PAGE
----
Qatar vehemently denies the allegation.

    Map

    Qatar is also a major investor in Africa. It has provided humanitarian aid and has mediated to try and end conflicts on the continent.

    So, many African states are trying to avoid taking sides in the dispute. Both Somalia and Sudan have called for reconciliation among the Gulf states, while Kenya says it is keeping its head down for now.

    Read: Food, flights and football at risk

  6. Cape Town weather report

    Heavy rains are expected to continue in South Africa's Cape Town city and surrounding areas - just two weeks after a drought disaster was declared .

    BBC Weather's Phil Avery has the details:

    Video content

    Video caption: More than 50mm of rain is expected on Wednesday as the storm nears the southern coasts
  7. Five killed in Mozambique 'for being bald'

    Jose Tembe

    BBC Africa, Maputo

    A new superstitious belief has emerged in some areas of Mozambique - that bald men have gold in their head.

    However, the head has to be taken to a witchdoctor who will use magical powers to extract the gold - and make them rich.

    As a result, police say five bald men have been killed in central Mozambique - two in May in Milange district, close to the border with Malawi, and three this month in Morrumbala district.

    Two young people have so far been arrested over the killings.

    Mozambique police spokesman Inacio Dina said a team had been sent to the remote region to investigate the murders:

    Quote Message: Our preliminary conclusion indicates that the phenomenon is due to cultural beliefs. We are currently investigating the case to find out more and to understand the dimension of the problem.
    Quote Message: The phenomenon can lead bald people to be pursued and killed. This is a serious homicide crime. Our current interest is to catch and hold responsible all those involved."

    See earlier post for more details

  8. Cameroon's pro-English activists denied bail

    Protesters
    Image caption: Many English-speaking people complain of discrimination

    A military tribunal in mainly French-speaking Cameroon has refused to give bail to leaders and activists of the Anglophone community detained on terrorism-related charges following an unprecedented wave of protests over language rights, AFP news agency reports.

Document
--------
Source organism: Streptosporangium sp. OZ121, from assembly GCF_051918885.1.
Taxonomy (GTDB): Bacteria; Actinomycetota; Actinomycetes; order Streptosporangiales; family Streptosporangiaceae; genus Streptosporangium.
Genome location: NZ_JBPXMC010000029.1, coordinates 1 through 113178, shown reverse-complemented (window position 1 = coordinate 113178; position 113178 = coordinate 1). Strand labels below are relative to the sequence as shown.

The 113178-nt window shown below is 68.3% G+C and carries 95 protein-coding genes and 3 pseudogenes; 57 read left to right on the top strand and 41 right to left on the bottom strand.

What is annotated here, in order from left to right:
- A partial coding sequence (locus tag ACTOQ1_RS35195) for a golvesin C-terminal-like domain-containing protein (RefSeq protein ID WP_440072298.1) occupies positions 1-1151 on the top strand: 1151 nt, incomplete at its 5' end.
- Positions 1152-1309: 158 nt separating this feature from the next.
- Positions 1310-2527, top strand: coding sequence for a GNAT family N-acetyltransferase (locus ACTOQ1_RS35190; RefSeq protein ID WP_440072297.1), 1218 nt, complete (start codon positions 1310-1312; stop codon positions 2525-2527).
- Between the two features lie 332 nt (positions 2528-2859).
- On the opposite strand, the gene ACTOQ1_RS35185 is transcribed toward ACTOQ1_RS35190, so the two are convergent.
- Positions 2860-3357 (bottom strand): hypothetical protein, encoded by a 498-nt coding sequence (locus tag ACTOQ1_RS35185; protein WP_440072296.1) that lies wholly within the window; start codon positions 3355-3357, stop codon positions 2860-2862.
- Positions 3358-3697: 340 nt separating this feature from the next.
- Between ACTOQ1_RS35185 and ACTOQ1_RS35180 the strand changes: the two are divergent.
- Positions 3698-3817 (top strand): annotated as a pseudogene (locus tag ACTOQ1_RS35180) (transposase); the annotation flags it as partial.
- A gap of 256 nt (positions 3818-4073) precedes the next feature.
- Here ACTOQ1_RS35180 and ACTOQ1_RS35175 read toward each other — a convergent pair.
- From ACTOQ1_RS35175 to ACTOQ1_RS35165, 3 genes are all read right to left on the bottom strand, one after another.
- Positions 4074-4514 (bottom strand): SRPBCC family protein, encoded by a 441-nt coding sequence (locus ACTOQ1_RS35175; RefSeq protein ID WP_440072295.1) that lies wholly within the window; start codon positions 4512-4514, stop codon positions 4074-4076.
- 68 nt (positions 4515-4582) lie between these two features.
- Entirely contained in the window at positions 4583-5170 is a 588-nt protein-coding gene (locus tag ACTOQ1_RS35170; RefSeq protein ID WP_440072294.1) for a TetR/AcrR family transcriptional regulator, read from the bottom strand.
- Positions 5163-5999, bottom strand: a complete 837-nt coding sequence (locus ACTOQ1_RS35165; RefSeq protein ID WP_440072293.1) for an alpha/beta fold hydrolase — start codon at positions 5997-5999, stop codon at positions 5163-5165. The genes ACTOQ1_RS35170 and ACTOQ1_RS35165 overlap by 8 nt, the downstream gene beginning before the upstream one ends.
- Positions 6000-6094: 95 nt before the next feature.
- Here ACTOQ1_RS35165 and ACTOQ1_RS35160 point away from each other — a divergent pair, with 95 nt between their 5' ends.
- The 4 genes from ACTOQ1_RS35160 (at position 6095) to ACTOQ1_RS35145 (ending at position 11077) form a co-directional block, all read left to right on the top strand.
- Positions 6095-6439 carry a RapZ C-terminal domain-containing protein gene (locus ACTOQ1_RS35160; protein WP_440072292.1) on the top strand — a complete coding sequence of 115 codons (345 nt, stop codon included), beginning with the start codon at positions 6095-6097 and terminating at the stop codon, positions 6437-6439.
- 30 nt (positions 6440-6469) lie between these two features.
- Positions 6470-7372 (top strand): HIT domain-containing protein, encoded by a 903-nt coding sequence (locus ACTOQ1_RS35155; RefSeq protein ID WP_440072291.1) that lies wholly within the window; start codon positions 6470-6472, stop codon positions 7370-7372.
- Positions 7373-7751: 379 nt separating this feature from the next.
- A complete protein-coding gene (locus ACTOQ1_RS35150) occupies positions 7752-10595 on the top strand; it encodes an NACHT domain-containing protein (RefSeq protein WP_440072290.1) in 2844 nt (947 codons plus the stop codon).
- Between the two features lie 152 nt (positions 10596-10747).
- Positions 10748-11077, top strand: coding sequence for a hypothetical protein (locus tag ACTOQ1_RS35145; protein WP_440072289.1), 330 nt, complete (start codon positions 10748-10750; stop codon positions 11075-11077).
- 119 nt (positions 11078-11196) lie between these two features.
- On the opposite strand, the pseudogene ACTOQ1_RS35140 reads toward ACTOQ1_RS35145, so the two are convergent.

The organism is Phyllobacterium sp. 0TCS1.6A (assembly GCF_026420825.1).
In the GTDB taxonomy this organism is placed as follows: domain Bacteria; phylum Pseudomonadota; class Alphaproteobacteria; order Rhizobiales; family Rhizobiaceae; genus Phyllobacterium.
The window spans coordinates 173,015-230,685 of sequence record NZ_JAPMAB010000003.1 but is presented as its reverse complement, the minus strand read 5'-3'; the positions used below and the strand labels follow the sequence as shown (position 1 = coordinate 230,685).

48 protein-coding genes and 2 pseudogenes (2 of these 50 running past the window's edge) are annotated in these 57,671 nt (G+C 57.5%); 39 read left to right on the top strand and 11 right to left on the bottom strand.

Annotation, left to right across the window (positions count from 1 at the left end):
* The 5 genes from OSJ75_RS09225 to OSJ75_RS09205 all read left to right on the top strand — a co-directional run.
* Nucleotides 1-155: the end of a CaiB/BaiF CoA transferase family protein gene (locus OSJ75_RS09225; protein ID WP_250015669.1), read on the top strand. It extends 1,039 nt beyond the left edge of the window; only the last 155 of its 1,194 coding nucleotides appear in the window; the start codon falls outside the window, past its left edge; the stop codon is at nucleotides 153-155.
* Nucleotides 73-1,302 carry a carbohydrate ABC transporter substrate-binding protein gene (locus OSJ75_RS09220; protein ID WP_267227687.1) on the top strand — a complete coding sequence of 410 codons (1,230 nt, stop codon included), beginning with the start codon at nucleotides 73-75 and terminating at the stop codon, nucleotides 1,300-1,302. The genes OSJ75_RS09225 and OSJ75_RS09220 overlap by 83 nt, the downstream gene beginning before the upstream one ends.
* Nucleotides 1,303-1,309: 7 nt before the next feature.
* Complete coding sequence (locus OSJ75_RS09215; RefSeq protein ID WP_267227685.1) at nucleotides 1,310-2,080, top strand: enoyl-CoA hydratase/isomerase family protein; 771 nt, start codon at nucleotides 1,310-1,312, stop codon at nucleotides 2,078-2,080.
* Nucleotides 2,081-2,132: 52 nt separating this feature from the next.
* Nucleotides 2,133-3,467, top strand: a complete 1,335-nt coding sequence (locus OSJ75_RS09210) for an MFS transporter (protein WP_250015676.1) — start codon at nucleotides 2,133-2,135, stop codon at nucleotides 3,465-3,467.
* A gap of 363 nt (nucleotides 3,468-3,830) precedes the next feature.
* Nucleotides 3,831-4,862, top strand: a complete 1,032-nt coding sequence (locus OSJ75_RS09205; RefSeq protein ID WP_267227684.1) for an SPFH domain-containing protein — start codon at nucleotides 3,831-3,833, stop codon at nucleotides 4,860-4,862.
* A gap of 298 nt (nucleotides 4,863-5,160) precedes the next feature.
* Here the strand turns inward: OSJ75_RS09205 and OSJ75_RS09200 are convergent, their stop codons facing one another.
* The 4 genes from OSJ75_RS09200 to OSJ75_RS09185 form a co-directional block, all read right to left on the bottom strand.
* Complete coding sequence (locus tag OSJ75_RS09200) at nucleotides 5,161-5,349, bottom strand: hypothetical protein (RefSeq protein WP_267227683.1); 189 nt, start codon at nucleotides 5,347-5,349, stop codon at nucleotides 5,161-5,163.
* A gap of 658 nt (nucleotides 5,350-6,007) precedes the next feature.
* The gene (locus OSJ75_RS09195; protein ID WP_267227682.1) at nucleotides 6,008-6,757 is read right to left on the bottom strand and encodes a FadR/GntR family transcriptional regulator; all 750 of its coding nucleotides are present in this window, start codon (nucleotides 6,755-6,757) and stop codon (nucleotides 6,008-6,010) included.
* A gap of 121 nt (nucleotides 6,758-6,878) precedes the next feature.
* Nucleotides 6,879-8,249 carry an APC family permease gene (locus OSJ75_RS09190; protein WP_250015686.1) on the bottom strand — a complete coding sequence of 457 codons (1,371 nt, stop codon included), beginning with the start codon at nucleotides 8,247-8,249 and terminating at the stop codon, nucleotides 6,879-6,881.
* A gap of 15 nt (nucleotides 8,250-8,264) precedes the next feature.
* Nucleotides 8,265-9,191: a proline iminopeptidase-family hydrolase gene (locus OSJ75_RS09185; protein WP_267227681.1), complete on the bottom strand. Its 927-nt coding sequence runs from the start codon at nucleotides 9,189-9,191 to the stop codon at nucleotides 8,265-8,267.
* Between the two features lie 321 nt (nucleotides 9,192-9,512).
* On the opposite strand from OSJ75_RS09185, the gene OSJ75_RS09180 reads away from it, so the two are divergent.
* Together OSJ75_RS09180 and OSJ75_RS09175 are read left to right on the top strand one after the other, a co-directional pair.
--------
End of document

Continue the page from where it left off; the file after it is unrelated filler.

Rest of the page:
The tribunal ruled that lawyer Felix Agbor Nkongho, teacher Neba Fontem Aforteka'a and broadcaster Mancho Bibixy should remain in custody until their trial on 29 June, AFP adds.

    The judge also rejected an appeal for the release of 24 other members of the Anglophone community charged with "acts of terrorism" and complicity to commit such acts.

    All charges are punishable by death.

    The group was arrested in January after the Cameroon Anglophone Civil Society Consortium (Cacsc) called a strike to campaign for the the rights of the English-speaking minority.

    The mainly-English regions of South-West and North-West were hit by protests last year and early this year over the use of French in courts and schools.

    English speakers make up about 20% of Cameroon's population of 22 million.

    Read: Why Cameroon blocked the internet

  9. Cape Town storm kills eight

    The number of people killed in the worst winter storm to hit South Africa's Cape Town city in some three decades has risen to eight, officials say.

    Millions of people in shanty towns have been worst-affected, with floods and heavy rain washing away homes built of planks and zinc sheets.

    The heavy rains came about two weeks after the drought in Western Cape province, which includes Cape Town, was declared a disaster.

    A spokesman for the Western Cape local government ministry confirmed that eight people had been killed - including a family of four in a fire caused by lightning.

    A woman and a child run across the road, in makeshift raincoats in an informal settlement, in Langa, during one of the most intense storms that has hit the Western Cape Province in more than a decade, on June 07, 2016, in Cape Town
    Image caption: Schools were shut because of the storm
  10. France backs new African force to 'fight terror'

    A French soldier stands inside a military helicopter during a visit by French President to France's Barkhane counter-terrorism operation in Africa's Sahel region in Gao, northern Mali, on May 19, 2017
    Image caption: France says that the Sahel has become a haven for militants